When long-haul travel picks up, Boeing’s 787 series — to be produced exclusively in South Carolina beginning next year — will lead the recovery, followed by the larger Everett-built 777 and 777X planes, McSherry said.

Airline travel isn’t expected to resume normal, pre-COVID-19 pandemic levels until 2023 or 2024, McSherry said.

In the meantime, the Everett assembly plant at Paine Field will continue to produce the 767 freighter, the KC-46 Pegasus tanker and the 747 — though the latter program is due to end in 2022.

The 777 will be produced at a rate of two per month next year, down from a combined rate of five per month. When output might increase is unknown.

The drastic decline in air travel due to the pandemic was behind Boeing’s decision to consolidate production of the 787 Dreamliner in South Carolina, McSherry said.

“We and our competitors have had to reduce production in several commercial programs,” McSherry said, pointing out that rival Airbus has also significantly reduced production of passenger jets.

The 787 decision was a business move driven by lower rates of production and the reality that the largest 787, the -10, can only be built at Boeing’s South Carolina plant.

“We simply must be able to build the 787-10 — and therefore it had to be in Charleston, nothing more and nothing less,” McSherry said.

The 787-10’s mid-section, which is assembled in North Charleston, is too big to fit inside the 747 Dreamlifter, which ferries 787 components from Japan, Italy and South Carolina to Everett. “It cannot get to Everett — you therefore cannot consolidate into Everett, you must consolidate into Charleston,” McSherry said.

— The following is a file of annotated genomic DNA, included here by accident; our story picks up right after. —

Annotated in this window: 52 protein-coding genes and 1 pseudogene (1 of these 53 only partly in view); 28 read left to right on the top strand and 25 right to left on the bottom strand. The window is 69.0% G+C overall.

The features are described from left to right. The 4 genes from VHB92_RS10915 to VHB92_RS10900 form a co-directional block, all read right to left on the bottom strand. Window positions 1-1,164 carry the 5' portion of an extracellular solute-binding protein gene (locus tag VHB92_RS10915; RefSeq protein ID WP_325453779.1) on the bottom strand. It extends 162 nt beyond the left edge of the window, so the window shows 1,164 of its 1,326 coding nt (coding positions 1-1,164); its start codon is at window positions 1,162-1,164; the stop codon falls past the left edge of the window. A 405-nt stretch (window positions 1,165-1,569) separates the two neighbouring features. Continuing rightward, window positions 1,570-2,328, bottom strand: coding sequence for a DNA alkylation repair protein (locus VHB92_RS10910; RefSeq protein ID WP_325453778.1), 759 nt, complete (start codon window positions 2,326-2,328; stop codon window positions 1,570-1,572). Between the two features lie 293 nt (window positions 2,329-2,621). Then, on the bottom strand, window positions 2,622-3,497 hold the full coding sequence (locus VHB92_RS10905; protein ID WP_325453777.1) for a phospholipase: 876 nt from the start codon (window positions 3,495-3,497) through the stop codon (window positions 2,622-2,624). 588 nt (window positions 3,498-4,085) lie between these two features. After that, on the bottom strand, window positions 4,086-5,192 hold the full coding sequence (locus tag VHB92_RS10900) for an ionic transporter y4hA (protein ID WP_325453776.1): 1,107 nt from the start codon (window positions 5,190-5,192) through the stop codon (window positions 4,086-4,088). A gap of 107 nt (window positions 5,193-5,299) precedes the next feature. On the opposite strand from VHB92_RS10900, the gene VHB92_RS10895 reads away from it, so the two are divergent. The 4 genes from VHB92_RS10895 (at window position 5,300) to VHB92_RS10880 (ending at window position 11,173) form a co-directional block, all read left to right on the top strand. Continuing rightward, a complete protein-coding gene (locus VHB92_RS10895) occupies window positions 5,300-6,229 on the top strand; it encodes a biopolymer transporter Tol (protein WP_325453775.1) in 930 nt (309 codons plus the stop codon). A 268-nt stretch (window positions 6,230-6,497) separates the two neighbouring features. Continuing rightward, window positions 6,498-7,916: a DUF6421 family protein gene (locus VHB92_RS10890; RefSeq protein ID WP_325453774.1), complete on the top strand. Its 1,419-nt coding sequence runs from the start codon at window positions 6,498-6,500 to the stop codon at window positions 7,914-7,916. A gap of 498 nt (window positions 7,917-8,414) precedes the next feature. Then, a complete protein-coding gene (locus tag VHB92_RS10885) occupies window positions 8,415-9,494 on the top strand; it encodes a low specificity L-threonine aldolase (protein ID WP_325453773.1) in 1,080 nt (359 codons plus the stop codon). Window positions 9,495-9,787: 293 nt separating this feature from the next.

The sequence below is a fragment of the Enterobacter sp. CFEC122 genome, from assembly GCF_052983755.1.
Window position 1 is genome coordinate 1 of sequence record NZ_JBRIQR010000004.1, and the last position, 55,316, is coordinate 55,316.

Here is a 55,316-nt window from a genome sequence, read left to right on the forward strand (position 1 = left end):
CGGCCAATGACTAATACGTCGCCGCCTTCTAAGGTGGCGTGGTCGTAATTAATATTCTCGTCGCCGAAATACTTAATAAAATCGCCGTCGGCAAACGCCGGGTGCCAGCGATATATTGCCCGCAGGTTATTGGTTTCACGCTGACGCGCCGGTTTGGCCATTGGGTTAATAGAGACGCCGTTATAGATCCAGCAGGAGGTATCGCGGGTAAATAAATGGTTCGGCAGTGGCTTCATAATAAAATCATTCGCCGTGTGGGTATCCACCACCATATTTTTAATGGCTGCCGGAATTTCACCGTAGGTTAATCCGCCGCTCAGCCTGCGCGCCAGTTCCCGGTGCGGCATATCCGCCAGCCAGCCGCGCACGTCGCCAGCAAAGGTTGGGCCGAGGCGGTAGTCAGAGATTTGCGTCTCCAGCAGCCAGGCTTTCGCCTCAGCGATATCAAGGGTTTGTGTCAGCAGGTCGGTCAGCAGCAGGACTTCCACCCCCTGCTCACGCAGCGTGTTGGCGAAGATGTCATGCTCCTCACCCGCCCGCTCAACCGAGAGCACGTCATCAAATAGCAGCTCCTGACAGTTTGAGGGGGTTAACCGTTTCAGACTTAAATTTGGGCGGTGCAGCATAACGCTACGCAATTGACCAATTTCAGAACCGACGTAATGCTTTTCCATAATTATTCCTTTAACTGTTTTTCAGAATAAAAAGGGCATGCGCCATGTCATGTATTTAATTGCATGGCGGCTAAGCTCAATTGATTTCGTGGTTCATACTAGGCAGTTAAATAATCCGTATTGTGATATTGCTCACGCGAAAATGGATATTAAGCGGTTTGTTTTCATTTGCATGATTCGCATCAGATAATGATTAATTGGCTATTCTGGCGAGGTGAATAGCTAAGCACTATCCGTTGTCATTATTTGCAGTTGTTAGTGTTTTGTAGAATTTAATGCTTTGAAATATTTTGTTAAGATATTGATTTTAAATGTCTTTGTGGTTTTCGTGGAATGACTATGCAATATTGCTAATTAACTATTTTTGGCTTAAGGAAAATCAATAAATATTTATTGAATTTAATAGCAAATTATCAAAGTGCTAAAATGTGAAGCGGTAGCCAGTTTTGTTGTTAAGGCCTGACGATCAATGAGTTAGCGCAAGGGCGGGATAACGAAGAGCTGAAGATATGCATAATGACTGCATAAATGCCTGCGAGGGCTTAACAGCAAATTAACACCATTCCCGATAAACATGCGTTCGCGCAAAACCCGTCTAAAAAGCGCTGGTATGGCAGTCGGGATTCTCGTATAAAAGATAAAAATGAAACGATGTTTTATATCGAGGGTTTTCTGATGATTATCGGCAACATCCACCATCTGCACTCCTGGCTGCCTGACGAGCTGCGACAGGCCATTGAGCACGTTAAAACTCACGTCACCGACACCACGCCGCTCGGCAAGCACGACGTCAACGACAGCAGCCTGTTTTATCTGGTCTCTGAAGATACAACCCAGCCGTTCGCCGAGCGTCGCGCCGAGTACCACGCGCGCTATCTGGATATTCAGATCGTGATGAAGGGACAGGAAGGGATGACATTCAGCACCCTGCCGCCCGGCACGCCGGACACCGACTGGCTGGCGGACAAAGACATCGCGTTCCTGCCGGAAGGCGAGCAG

Questions about what Boeing’s next airplane model might be — what it might look like and whether it could fill space that will be vacated by the 787 next year and the 747 in 2022 — were unanswered.

A year ago or more, Boeing was considering whether to produce what was being called the 797, a single-aisle or twin-aisle airplane that could fit in the product line between the 737 and the 787.

“We’ll have a better handle on what the market looks like coming out of the current trough we’re in,” McSherry said. “It’s something that won’t happen in the next year or two, and then we’ll just sort of see how the recovery goes.”

Everett Mayor Cassie Franklin, who spoke at Tuesday’s Economic Alliance meeting, said the 787 outcome “wasn’t a surprise.”

“The decision to consolidate was a business decision,” said Franklin. “And I know many of us here on this call today have to make similar difficult decisions this year. So I have no doubt that the impact of losing the 787 is going to be felt deeply in our city. We’re really sad to see the Dreamliner go, but we’re grateful to still be the proud home of the 747, 777X, and the 767, as well as their military derivatives and the composite wing center.”

Franklin said that after the decision, she and Snohomish County Executive Dave Somers met with McSherry and Stan Deal, the CEO of Boeing’s Commercial Airplanes division.

“Both stressed that this is Boeing’s home and will continue to be part of Boeing’s future long into the future,” Franklin said.

Boeing delivered 11 new commercial planes last month, mostly twin-aisle 787s, compared with 25 a year ago in September.

Through the end of September, Boeing had delivered 98 planes this year, compared with 301 in the same period last year.

Janice Podsada; jpodsada@heraldnet.com; 425-339-3097; Twitter: JanicePods